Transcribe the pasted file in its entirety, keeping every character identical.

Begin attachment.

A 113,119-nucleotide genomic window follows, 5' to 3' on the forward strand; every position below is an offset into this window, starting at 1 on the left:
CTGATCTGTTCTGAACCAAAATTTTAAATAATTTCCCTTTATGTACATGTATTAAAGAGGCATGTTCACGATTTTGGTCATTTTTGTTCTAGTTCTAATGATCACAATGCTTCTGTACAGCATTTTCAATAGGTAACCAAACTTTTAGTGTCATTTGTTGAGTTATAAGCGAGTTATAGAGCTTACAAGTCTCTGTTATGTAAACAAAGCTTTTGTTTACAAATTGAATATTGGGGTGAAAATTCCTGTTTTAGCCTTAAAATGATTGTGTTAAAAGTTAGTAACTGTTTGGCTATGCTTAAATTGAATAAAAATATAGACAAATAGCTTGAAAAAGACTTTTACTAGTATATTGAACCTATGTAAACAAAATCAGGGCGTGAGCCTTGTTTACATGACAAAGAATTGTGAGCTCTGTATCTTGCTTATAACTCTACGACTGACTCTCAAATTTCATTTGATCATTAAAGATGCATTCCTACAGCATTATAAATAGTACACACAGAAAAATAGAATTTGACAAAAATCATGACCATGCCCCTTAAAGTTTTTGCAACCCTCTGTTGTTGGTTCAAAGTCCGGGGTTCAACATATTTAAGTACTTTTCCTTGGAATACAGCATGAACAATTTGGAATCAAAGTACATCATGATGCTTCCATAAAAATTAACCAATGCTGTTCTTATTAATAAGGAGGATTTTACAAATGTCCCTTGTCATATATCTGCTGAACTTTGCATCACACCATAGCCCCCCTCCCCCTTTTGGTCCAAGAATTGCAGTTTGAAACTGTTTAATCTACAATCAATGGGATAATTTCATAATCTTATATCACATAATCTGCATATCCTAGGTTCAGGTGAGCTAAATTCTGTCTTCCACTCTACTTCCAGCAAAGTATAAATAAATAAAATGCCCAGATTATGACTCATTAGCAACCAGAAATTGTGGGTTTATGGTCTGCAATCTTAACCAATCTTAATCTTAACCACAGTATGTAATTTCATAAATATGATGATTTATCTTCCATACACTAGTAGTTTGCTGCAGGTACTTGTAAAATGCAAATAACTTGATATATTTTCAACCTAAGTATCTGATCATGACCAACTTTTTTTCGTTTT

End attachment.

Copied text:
A 113,119-nucleotide genomic window follows, 5' to 3' on the forward strand; every position below is an offset into this window, starting at 1 on the left:
CTGATCTGTTCTGAACCAAAATTTTAAATAATTTCCCTTTATGTACATGTATTAAAGAGGCATGTTCACGATTTTGGTCATTTTTGTTCTAGTTCTAATGATCACAATGCTTCTGTACAGCATTTTCAATAGGTAACCAAACTTTTAGTGTCATTTGTTGAGTTATAAGCGAGTTATAGAGCTTACAAGTCTCTGTTATGTAAACAAAGCTTTTGTTTACAAATTGAATATTGGGGTGAAAATTCCTGTTTTAGCCTTAAAATGATTGTGTTAAAAGTTAGTAACTGTTTGGCTATGCTTAAATTGAATAAAAATATAGACAAATAGCTTGAAAAAGACTTTTACTAGTATATTGAACCTATGTAAACAAAATCAGGGCGTGAGCCTTGTTTACATGACAAAGAATTGTGAGCTCTGTATCTTGCTTATAACTCTACGACTGACTCTCAAATTTCATTTGATCATTAAAGATGCATTCCTACAGCATTATAAATAGTACACACAGAAAAATAGAATTTGACAAAAATCATGACCATGCCCCTTAAAGTTTTTGCAACCCTCTGTTGTTGGTTCAAAGTCCGGGGTTCAACATATTTAAGTACTTTTCCTTGGAATACAGCATGAACAATTTGGAATCAAAGTACATCATGATGCTTCCATAAAAATTAACCAATGCTGTTCTTATTAATAAGGAGGATTTTACAAATGTCCCTTGTCATATATCTGCTGAACTTTGCATCACACCATAGCCCCCCTCCCCCTTTTGGTCCAAGAATTGCAGTTTGAAACTGTTTAATCTACAATCAATGGGATAATTTCATAATCTTATATCACATAATCTGCATATCCTAGGTTCAGGTGAGCTAAATTCTGTCTTCCACTCTACTTCCAGCAAAGTATAAATAAATAAAATGCCCAGATTATGACTCATTAGCAACCAGAAATTGTGGGTTTATGGTCTGCAATCTTAACCAATCTTAATCTTAACCACAGTATGTAATTTCATAAATATGATGATTTATCTTCCATACACTAGTAGTTTGCTGCAGGTACTTGTAAAATGCAAATAACTTGATATATTTTCAACCTAAGTATCTGATCATGACCAACTTTTTTTCGTTTT